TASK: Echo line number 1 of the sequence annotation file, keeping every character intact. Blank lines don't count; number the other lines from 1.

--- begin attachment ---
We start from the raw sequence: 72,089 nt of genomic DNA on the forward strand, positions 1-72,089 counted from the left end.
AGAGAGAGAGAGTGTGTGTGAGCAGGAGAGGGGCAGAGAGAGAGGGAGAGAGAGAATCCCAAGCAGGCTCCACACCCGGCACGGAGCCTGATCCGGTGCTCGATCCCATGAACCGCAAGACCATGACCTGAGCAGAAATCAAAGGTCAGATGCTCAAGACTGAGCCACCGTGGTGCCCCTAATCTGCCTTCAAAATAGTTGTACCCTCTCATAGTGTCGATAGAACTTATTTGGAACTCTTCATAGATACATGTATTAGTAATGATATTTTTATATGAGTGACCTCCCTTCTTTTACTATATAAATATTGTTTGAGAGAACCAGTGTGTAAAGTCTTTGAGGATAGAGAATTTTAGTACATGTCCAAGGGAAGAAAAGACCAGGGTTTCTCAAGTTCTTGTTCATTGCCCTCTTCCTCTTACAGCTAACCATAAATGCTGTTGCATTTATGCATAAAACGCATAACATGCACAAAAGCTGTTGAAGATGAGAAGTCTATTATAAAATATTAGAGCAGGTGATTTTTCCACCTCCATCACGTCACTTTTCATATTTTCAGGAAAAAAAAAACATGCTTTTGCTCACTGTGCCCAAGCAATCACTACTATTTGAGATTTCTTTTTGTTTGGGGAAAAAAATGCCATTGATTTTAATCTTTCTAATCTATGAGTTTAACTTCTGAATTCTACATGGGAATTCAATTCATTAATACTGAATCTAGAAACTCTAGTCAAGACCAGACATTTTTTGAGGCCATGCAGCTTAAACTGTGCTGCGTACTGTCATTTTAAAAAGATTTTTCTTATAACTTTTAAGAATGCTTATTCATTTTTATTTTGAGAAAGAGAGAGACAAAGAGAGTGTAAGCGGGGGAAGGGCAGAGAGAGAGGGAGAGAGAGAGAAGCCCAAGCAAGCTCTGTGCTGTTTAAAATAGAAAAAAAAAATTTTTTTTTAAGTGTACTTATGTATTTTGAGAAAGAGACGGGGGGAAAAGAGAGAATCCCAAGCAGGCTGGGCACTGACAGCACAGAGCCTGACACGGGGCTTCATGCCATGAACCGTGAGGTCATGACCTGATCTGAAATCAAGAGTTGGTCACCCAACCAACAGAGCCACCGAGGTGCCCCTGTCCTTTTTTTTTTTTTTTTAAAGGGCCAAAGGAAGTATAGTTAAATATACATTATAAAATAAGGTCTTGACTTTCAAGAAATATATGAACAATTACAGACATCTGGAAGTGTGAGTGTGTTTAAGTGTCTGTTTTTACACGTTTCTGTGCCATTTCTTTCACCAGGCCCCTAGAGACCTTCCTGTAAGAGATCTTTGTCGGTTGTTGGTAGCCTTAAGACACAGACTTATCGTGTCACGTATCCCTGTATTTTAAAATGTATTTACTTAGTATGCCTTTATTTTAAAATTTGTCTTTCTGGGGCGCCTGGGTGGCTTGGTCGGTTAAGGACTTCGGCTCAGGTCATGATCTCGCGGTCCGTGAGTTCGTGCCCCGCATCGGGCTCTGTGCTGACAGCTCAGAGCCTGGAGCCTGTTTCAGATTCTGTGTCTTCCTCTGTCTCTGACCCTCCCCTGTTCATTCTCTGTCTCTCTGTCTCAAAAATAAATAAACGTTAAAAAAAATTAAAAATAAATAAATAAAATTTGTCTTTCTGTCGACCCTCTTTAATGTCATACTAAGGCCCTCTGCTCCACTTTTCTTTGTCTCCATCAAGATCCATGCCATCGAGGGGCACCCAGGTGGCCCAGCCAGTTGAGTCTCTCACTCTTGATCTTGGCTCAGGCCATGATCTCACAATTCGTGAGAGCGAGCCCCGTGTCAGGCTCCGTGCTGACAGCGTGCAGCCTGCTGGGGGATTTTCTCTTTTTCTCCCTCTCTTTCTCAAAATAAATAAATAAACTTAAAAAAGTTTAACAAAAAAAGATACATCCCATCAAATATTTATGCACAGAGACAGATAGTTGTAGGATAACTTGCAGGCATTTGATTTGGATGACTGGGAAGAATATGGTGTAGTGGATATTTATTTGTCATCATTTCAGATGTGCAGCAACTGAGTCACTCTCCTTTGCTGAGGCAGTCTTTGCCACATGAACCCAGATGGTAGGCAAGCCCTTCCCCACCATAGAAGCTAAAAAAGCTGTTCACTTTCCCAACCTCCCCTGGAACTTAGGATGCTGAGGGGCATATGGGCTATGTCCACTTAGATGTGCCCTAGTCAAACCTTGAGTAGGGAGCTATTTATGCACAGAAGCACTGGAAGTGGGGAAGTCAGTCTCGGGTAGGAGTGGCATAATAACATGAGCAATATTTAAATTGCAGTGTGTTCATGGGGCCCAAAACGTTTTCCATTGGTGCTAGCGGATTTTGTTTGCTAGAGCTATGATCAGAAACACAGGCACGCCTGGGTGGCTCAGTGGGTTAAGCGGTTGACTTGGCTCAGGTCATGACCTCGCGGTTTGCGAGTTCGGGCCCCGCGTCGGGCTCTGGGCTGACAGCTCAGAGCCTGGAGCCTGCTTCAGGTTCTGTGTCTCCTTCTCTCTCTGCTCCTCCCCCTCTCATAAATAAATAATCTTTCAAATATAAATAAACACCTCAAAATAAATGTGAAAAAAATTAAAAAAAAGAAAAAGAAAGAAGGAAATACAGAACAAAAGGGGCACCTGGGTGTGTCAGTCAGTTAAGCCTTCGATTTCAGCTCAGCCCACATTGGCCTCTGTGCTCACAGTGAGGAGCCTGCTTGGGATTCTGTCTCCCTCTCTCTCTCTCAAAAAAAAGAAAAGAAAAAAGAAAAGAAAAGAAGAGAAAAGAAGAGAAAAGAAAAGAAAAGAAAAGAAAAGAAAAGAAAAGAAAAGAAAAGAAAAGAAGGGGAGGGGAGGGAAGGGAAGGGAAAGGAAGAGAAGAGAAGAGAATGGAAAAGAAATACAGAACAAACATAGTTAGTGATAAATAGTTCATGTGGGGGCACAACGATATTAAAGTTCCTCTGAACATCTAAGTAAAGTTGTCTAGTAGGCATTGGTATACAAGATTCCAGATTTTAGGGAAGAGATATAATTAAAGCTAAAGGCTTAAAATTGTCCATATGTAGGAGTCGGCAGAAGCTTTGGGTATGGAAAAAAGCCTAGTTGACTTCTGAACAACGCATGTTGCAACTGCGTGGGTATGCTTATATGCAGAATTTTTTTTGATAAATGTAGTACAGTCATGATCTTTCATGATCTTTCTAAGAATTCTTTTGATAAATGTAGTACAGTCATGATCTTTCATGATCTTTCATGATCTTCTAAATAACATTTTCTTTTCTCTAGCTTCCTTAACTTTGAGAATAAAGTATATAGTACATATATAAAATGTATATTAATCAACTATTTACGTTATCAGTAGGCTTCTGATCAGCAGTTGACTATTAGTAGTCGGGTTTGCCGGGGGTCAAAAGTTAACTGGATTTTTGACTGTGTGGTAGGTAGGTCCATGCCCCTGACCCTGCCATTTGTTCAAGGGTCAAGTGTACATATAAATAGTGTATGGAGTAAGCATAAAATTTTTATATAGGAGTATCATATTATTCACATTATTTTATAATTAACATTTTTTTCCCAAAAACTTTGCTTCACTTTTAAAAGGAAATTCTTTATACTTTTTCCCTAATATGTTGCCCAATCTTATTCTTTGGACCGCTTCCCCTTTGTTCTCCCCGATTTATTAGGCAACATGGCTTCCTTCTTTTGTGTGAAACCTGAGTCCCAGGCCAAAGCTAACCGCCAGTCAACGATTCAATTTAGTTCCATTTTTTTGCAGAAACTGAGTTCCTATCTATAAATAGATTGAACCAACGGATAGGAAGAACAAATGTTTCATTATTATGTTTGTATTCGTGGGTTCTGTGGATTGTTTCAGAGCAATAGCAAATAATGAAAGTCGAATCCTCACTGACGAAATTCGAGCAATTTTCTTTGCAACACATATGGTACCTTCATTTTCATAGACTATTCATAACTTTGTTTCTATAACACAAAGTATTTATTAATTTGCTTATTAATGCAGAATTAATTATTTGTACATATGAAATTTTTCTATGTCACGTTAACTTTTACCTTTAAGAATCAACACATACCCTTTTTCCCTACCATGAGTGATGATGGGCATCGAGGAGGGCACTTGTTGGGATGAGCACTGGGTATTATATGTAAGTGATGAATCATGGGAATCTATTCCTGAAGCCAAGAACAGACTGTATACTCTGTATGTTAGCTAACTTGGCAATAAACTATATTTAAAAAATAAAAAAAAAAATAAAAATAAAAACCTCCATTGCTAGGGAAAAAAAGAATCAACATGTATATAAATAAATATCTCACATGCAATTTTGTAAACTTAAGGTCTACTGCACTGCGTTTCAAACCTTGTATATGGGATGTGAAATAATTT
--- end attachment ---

We start from the raw sequence: 72,089 nt of genomic DNA on the forward strand, positions 1-72,089 counted from the left end.